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Sunday, July 20, 2014

Poppa 1925 - 2014

I am not ready to write about my sweet Poppa yet, but here is the eulogy my brother Barry wrote.

Max Goldman 

 My father taught me everything I know about how to be a human   being.
 He taught me all the usual things fathers teach their sons: how to drive a car, how to tie a tie, how to swing an ax, and how to handle a pool cue.
 He also taught me not to be afraid of bullies, and he taught me to treat women with respect.
 He taught me to tell the truth, even when it’s difficult.                                                                           Especially when it’s difficult.
He was an artist. His paintings hang in the houses of many of the people in this room.
He was a craftsman. My sister, my mother and I all have furniture he made.                                                                                                               And the harpsichord he built with my Uncle Hy is a beautiful thing to behold.
He never really got the hang of computers, but for almost anything else if he couldn’t fix it, it wasn’t broke.
He was a novelist. Not many people know that. But he had a book in him, and he got it out.
He was a musician. He wasn’t a very good fiddle player, but he played with the Southfield Symphony Orchestra and wrote the program notes for all their concerts for many years.                                                             
He got great joy from playing chamber music with his friends.               
And he was a marvelous piano player.
He was a successful businessman.                                                                                                                         
 He wasn’t preoccupied with financial success.                                           
(Although he did buy Amazon at 3. And never sold.)
 He supported the family, put Amy and me through college, grad school, and law school.                                                                                               And my mother will never have to worry about financial security.
But no matter how successful he became, he stayed a liberal Democrat.          
He may have been a successful suburbanite, but he voted all his life like a poor black man.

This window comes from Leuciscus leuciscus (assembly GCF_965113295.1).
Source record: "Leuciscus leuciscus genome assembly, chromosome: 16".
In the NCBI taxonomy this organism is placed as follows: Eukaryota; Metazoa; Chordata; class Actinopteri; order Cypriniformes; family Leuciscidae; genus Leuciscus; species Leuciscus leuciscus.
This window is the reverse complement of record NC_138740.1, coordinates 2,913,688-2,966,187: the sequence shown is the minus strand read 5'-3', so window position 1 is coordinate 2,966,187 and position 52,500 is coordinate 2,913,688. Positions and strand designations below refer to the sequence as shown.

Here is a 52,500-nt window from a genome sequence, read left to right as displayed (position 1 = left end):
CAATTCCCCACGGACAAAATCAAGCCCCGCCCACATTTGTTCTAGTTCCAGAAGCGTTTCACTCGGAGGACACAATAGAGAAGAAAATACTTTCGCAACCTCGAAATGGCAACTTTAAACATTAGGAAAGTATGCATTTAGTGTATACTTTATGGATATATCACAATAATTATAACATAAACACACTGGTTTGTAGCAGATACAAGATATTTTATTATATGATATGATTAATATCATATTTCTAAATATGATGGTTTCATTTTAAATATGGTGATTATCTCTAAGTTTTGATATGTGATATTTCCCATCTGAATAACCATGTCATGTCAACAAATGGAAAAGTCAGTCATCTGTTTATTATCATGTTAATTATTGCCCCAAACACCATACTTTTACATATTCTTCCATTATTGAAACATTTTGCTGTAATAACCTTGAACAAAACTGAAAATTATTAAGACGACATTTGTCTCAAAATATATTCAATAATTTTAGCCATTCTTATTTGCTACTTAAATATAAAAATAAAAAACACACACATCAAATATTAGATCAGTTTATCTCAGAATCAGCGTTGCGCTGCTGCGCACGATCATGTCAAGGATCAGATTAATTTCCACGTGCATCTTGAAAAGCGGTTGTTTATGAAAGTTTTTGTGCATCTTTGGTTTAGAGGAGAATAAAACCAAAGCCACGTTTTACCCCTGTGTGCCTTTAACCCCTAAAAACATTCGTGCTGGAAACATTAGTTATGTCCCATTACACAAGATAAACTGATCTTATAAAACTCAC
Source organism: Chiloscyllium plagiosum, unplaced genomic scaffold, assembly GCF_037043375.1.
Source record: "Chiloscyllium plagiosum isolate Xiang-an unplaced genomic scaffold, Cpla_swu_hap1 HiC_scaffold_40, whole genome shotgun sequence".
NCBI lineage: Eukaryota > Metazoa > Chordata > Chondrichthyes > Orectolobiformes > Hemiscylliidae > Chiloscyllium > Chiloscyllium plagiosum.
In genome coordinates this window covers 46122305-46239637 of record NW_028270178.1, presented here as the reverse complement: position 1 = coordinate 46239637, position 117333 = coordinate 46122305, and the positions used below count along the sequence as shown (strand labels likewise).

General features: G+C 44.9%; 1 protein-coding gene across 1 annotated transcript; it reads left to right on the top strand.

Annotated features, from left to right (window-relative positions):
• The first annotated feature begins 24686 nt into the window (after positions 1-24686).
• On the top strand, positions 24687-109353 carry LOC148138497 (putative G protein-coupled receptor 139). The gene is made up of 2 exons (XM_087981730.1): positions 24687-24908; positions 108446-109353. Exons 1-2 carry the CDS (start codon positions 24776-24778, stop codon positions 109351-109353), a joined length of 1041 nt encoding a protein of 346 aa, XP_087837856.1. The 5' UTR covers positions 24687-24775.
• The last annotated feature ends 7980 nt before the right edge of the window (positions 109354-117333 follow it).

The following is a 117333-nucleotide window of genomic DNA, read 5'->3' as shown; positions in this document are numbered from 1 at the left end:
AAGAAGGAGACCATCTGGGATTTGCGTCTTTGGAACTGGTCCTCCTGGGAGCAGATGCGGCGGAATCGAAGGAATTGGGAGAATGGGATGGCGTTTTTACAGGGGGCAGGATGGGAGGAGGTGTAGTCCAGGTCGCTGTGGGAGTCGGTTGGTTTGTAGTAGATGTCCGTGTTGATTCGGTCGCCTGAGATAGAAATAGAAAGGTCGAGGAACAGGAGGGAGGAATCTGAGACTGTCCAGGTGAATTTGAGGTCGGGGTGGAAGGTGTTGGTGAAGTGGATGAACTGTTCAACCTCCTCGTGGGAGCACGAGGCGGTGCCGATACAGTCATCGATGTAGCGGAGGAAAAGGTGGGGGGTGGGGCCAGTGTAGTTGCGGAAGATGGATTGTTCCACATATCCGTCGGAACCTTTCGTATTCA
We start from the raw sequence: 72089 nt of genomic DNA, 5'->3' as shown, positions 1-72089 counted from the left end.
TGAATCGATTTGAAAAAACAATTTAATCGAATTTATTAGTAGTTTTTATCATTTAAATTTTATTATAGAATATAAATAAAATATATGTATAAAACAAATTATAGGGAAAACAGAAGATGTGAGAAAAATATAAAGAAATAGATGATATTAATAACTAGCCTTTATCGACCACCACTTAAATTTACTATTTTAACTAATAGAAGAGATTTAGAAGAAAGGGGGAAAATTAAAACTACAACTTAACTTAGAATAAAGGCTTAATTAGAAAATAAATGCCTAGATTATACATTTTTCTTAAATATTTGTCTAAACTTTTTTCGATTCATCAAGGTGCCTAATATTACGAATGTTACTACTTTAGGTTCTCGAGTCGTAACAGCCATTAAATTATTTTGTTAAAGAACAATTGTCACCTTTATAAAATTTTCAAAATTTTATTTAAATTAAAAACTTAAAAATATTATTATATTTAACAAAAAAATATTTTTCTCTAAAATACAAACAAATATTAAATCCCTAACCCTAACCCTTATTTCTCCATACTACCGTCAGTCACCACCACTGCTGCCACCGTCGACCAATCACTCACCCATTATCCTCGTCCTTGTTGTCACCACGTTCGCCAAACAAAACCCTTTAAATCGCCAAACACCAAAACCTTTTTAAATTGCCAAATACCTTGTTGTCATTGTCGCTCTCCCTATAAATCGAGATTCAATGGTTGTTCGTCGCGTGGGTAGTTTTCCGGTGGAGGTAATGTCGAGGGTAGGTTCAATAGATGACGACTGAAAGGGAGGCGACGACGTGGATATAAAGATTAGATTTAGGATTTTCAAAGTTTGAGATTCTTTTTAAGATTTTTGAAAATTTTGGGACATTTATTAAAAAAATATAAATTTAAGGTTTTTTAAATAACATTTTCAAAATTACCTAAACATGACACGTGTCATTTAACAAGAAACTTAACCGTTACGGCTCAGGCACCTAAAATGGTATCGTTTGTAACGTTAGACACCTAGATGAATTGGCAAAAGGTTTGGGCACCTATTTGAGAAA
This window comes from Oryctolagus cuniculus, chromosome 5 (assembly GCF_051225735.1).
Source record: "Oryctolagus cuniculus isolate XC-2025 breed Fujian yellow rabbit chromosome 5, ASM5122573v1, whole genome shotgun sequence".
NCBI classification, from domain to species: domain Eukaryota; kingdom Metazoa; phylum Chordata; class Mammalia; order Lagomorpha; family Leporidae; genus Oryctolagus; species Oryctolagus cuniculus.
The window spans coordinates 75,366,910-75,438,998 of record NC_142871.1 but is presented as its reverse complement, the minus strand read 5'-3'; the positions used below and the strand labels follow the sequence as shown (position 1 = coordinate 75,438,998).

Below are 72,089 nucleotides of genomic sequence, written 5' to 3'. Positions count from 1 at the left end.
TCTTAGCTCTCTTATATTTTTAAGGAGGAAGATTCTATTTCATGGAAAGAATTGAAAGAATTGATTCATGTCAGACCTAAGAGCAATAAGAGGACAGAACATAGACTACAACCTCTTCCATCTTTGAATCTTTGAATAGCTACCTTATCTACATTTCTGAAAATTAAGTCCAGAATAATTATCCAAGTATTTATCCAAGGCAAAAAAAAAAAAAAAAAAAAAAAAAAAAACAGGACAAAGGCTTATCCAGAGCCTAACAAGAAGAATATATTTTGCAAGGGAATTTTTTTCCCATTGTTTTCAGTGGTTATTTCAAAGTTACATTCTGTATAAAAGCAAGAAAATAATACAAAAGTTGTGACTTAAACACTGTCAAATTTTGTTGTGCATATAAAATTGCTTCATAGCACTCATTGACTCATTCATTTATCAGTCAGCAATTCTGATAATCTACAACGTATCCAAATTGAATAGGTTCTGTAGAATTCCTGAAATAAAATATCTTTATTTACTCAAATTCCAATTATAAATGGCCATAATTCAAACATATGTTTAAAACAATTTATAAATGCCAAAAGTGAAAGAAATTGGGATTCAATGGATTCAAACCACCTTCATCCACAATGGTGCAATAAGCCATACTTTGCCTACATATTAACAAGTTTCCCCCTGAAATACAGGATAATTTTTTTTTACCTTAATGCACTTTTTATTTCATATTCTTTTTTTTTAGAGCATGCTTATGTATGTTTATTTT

He could be plenty tough when he had to be.                   
Believe me.
But if you ever saw him help my mother button her blouse, or saw him administer medications to his little dog, or talk to his houseplants, or take a bug outside to release it, you know you’ve never seen a kinder, more loving, or gentler soul.
He never had a boss.                 
I don’t have a boss.        
Amy doesn’t have a boss.                 
I don’t think that’s a coincidence. It’s something we learned from the old man.   
And he didn’t have a boss in a larger sense.                 
He was a dyed in the wool atheist all his life.                             
A Jewish atheist, but an atheist.
He didn’t have any patience for superstition or mumbo jumbo of any kind.
I’m enormously proud to have known him. 

1 comment:

Steve Klaper said...

I met Max when I was 13 years old, hanging out with Amy and Ricky and Lefty in Amy’s backyard, or basement, or kitchen. Max was unlike any other dad I knew. He painted canvases. He played the violin. He was soft-spoken, with a twinkle in his eye. He’d ask us kids questions, smile at our answers, say something cryptic and wander off with a chuckle.

I don’t know how Amy and Barry took any of this but, to the rest of us, he was Zen Dad, years before we actually knew anything about zen. We never knew what he was going to say — sometimes he didn’t say anything at all— but when he did address us, it was never do this, do that, take your feet off the chair, where are you going when will you be back; it was usually something curious and interesting. And then he built a harpsichord, which just cemented the deal.

Yep, Max Goldman was cool, the sort of unique role-model that a 13 year old kid doesn’t often bump into. I’m pleased that he was rewarded with a long life filled with people who loved him.